Recently, I posted a review of Gina Welch's book, In the Land of Believers: An Outsider's Extraordinary Journey into the Heart of the Evangelical Church. In case you aren't familiar with the book, it tells the story of how Welch faked a conversion experience, got baptized, and spent two years at Thomas Road Baptist Church [Jerry Falwell, Jr., Liberty University]. She even participated in evangelism on a mission trip. During this time, she kept a detailed journal of her experience, which she has now turned into a book that chronicles her journey into evangelical America.

Today, I'm glad to have the opportunity to post a Q&A with Gina.

Trevin Wax: Have you ever doubted your doubts about God? You describe moments at Thomas Road in which you considered living as a Christian the rest of your life. Did you doubt your atheism? Does Christianity seem plausible at all?

Gina Welch: I've examined my doubts about God, but my doubts always seem more authentically reasonable than the calculus of Christianity, or the emotional intoxication I experienced at church. My moments of wanting Christianity to be true were in part born from a reluctance to leave church and begin the process of accounting for my deception, and in part because there were features of the evangelical message that I wished were true.

Trevin Wax: What are the aspects of evangelical Christianity at Thomas Road that you found attractive?

Gina Welch: There are plenty of ideas in evangelical Christianity that appeal to me. It would be nice to know that even the most hideous acts of violence and destruction happen for a reason. It would be nice to know that this short life isn't the end, that there's something better on the other side, and that when I lose someone it's only temporary. It would be nice to know what's expected of me. It would be nice to know when I have dark thoughts or do something I know I shouldn't it's because that's my natural sinful wiring, that I shouldn't feel guilty about it. I think that's why evangelical Christianity is such a popular formula-because it answers our common longings.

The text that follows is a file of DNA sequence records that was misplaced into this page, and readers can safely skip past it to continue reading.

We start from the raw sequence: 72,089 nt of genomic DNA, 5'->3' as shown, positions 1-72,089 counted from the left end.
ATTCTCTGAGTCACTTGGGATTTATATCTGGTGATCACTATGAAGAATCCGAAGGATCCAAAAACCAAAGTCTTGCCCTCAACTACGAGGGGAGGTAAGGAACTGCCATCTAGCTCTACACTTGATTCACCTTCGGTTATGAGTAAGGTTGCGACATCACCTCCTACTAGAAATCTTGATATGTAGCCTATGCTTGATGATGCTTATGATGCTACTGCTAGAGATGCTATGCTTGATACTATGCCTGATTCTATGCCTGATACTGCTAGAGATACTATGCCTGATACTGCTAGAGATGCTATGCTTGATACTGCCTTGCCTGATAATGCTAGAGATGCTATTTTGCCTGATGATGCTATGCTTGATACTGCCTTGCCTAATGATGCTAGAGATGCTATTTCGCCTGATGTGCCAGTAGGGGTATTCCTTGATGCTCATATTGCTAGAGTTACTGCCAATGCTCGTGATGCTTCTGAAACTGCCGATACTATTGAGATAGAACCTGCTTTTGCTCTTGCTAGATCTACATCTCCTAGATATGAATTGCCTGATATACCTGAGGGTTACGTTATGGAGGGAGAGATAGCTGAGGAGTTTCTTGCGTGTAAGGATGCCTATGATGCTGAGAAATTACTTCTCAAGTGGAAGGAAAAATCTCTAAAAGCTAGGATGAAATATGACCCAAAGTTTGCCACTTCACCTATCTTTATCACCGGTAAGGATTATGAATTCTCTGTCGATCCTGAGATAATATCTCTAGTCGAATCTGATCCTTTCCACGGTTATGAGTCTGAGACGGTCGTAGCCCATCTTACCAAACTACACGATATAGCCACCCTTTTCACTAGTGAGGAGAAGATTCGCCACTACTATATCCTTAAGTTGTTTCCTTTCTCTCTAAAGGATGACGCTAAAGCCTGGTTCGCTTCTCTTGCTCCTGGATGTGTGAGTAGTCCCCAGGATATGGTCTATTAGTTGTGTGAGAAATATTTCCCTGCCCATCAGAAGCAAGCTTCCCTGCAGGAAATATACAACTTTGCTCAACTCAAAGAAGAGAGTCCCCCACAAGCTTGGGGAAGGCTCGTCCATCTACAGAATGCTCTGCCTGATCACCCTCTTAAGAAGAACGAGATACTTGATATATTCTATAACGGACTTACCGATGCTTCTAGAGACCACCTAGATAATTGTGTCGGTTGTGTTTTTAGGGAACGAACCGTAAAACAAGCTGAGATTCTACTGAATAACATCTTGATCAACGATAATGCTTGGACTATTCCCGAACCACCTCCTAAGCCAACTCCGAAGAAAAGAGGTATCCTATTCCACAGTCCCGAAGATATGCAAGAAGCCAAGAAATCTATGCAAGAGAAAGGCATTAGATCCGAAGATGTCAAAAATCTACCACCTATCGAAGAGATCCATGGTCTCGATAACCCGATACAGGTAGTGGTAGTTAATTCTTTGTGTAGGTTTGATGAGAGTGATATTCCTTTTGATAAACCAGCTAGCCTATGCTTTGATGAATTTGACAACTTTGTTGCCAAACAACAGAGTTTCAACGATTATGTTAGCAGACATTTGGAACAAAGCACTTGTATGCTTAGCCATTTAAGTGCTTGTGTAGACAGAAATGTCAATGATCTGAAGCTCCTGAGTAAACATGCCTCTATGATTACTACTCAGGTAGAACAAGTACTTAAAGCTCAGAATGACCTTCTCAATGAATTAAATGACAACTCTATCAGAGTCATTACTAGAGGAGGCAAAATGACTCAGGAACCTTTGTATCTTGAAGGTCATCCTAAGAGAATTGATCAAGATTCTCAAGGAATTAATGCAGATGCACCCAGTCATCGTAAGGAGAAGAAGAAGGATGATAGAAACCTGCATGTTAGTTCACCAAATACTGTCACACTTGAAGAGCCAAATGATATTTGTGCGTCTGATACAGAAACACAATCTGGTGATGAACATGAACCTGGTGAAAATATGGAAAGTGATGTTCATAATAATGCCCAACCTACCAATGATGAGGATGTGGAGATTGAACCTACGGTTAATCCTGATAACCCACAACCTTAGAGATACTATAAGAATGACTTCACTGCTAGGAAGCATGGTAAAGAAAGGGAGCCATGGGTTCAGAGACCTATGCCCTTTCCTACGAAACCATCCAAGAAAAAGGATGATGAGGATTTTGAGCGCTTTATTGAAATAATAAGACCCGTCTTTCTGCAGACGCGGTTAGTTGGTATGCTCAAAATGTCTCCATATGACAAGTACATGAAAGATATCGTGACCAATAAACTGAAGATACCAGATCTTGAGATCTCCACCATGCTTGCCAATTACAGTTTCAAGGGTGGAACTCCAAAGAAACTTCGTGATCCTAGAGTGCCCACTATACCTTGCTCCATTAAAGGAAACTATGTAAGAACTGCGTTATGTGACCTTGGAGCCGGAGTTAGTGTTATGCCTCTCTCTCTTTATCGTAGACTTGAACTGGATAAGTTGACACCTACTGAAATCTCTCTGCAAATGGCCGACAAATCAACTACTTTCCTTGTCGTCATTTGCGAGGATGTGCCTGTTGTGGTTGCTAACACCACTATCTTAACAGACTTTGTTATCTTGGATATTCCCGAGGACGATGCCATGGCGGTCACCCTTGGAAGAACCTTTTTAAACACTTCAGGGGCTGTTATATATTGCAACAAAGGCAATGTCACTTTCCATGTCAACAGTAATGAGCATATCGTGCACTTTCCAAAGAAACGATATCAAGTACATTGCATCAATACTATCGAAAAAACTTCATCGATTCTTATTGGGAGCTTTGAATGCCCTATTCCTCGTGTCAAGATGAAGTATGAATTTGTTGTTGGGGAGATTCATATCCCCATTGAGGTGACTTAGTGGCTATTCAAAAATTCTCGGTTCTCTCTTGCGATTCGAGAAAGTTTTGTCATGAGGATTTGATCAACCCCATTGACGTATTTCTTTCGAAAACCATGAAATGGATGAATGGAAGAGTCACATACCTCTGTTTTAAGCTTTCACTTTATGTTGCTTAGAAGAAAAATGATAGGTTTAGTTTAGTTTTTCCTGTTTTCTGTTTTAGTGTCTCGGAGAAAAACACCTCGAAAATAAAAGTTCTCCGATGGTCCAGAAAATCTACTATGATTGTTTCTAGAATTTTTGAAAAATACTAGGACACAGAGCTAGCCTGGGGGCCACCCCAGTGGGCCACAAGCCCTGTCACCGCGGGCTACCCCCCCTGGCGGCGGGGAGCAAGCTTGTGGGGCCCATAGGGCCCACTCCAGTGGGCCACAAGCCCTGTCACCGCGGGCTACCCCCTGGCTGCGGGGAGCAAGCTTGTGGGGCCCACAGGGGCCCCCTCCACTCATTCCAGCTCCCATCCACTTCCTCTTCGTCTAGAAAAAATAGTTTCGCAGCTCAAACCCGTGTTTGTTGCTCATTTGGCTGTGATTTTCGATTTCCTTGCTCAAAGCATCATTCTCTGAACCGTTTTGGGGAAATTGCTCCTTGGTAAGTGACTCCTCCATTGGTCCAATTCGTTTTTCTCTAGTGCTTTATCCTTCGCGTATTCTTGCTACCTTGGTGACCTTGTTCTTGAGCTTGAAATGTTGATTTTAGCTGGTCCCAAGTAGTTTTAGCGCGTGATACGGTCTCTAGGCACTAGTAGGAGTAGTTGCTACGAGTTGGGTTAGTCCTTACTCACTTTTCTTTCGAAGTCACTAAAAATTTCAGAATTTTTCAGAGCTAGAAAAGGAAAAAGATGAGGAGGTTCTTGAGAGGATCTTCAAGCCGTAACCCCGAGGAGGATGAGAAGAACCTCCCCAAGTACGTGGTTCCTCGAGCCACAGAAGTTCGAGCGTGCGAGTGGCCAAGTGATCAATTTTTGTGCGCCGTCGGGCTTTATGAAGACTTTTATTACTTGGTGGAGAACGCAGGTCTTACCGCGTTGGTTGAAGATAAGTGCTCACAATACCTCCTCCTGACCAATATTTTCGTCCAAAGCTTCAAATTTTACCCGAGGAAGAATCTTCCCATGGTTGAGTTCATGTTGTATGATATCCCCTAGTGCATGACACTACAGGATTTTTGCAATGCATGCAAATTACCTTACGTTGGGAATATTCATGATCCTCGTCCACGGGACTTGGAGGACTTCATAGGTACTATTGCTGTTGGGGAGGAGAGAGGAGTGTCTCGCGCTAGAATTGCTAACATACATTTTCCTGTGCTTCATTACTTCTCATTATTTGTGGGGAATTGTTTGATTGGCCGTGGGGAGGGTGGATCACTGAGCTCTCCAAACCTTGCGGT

Trevin Wax: Do you still maintain close relationships with some of the friends you made there?

Gina Welch: It's difficult to be close given the geographical distance, given the weight of my deceptions, given the fact that I've stolen their narratives for my book, refracting them through a nonbeliever's prism. But I'm lucky to exchange messages with people from church and I have plans to get together with a couple of them in the coming months.

Trevin Wax: Have you read any substantive defenses of Christianity besides C.S. Lewis' Mere Christianity? (I'm thinking specifically of a book like Tim Keller's The Reason for God).

Gina Welch: I haven't read Tim Keller's The Reason for God, and I'm open to it, but investigating Christianity's truth is sort of not the project of my book. I leave theological argumentation to other writers.

My interest was in understanding the psychological architecture behind evangelical Christianity in a way that might make it easier to relate to, in order to promote mutual understanding. I think evangelical Christians have got to accept that some people are always going to be nonbelievers and vice versa, and we've got to figure out how to coexist and be respect each other's ideas even while we disagree.